I probably shoulda stayed where I was but I went back outside for a swim in the air and more beer and…and shockingly missed the first song of the much anticipated headliners The Lyres. As I descended into the hall they were already into ‘Don’t Give It Up Now’. I later learned that they started off, unbelievably, with the other side of that astonishing debut 45 ‘How Do You Know?’ OUCH! Imagine missing that, me a fan too! I thought they woulda kept that one for later. Anyway, there was no turning back now, and there would be plenty more killer cuts to come for sure, as these LYRES were definitely and most defiantly ON FYRE! Vocalist/organist/tambourine smasher Jeff ‘PokoMonomaniac’ Connolly was joined by the group as they were during their 1983-86 heyday, Dan McCormack on guitar, Rick Coraccio on bass/vocals and one of the best and most solid drummers, the astounding Paul Murphy. The last time I had seen them like this was here in Holland over 20 years ago. As then, they were really ultra-special now, attacking their classics with pure verve and an undying rock’n’roll passion. Obvious highlights had to be ‘Don’t Give It Up Now’, ‘Help You Ann’ with its urgent tremolo-driven rhythm; the feel-good frug of ‘Soapy’, ‘I Really Want You Right Now’, and ‘No Reason To Complain’. These merged effortlessly with cool renditions of Mal and the Primitives’ ‘Every Minute Of Every Day’, and The Stoics’ ‘Enough Of What I Need’, to say nothing of the magical double-whammy of Swiss beat kings The Sevens’ ‘Seven’ and ‘Talk About Her’…and by way of a tribute to their long-time friend and collaborator, the recently deceased Wally Tax - who was booked to play a set with The Lyres - they did ‘Touch’, bringing on Outsiders guitar hero Ronnie Splinter in the process and lifting the crowd even higher. But, like all great things, it seemed like it was all over far too quickly. Thankfully the group came back on for an encore of ‘She Pays The Rent’, but alas, no ‘You Won’t Be Sad Anymore’, or ‘The Only Thing’, or ‘Teach Me To Forget You’. No matter, this show will definitely go down as one of the best live shows I’ve seen in years, and one which bodes well for the future of primitive rock’n’roll.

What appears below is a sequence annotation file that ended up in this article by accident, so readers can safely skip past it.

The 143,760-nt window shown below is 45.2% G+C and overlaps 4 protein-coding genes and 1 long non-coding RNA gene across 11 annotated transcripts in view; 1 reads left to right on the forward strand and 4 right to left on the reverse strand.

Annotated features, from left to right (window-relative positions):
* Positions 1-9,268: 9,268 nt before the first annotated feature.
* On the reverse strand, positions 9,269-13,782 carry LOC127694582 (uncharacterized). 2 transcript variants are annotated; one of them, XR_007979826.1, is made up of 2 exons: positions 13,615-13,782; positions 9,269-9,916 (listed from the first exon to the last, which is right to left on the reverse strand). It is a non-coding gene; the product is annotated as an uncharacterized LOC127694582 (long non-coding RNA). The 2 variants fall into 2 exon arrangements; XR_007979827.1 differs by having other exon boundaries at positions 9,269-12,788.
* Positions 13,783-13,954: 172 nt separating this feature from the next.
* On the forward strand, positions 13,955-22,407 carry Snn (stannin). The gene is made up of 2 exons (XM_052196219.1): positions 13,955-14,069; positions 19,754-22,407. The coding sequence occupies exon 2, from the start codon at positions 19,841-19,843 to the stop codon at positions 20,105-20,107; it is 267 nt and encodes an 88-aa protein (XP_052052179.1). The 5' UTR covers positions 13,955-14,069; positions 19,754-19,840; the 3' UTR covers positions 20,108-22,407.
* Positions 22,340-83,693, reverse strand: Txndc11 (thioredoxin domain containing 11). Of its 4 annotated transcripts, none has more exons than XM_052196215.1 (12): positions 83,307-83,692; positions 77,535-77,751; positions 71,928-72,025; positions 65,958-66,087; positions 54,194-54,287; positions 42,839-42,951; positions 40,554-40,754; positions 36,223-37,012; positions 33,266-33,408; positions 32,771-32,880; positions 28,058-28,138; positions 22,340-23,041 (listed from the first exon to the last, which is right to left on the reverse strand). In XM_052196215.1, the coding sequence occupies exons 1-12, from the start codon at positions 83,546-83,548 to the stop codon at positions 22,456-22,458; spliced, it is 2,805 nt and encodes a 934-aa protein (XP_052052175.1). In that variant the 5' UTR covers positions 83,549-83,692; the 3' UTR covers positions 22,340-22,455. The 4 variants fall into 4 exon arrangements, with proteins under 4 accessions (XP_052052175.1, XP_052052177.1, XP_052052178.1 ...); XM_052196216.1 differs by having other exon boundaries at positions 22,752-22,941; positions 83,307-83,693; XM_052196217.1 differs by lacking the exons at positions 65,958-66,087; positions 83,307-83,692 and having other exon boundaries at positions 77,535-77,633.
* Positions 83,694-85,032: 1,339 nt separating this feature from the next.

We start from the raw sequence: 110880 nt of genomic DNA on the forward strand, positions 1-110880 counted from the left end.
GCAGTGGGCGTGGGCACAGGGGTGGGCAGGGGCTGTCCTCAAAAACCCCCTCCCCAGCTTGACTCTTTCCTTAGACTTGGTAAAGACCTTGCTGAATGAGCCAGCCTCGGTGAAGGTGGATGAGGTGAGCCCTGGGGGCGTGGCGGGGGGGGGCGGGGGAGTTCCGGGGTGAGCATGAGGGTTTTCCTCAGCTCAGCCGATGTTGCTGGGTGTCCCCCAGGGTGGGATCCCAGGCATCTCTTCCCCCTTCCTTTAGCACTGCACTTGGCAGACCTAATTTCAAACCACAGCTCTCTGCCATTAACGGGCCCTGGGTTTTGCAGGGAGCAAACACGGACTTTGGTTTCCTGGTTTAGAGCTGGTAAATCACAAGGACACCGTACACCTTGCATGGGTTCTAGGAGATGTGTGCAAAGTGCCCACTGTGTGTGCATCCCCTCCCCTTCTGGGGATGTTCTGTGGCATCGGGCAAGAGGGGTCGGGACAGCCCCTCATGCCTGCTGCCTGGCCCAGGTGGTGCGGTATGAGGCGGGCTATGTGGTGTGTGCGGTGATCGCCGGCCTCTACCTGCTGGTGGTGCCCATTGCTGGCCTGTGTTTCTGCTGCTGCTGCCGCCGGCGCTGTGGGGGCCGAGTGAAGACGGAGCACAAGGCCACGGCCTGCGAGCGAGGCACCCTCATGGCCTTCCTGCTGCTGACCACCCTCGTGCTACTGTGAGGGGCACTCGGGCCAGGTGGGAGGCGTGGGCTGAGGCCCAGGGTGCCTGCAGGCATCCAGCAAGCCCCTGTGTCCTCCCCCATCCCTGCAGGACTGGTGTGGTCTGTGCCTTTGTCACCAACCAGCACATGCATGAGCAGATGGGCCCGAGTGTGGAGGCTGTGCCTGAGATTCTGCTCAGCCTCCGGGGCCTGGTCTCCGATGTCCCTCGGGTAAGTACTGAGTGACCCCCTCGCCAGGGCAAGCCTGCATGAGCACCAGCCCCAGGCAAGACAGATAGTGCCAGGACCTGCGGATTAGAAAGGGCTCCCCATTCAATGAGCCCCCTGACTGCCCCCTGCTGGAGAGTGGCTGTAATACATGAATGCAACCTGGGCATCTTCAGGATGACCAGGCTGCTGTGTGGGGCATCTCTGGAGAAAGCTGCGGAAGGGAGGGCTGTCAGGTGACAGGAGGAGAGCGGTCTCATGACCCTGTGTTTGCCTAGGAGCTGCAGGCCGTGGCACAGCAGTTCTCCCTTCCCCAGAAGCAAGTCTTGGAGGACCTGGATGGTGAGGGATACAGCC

The rest of the night was spent in a haze of stumbling around, drinking beer, talking to all and sundry, catching snatches of dee-jays Tony the Tyger Sanchez, and Primitive Dave blasting out garage and psych-beat faves as I wandered thru the big hall…and trying not to think about the 10 O’clock hotel reception curfew The Thanes had to meet to get to Amsterdam Schipol airport to make our flight home.

Whatta great rock’n’roll bash…and if you’re reading this: thanks Dave, Charlie, and all at the Waterfront for making this such a cool and happening event!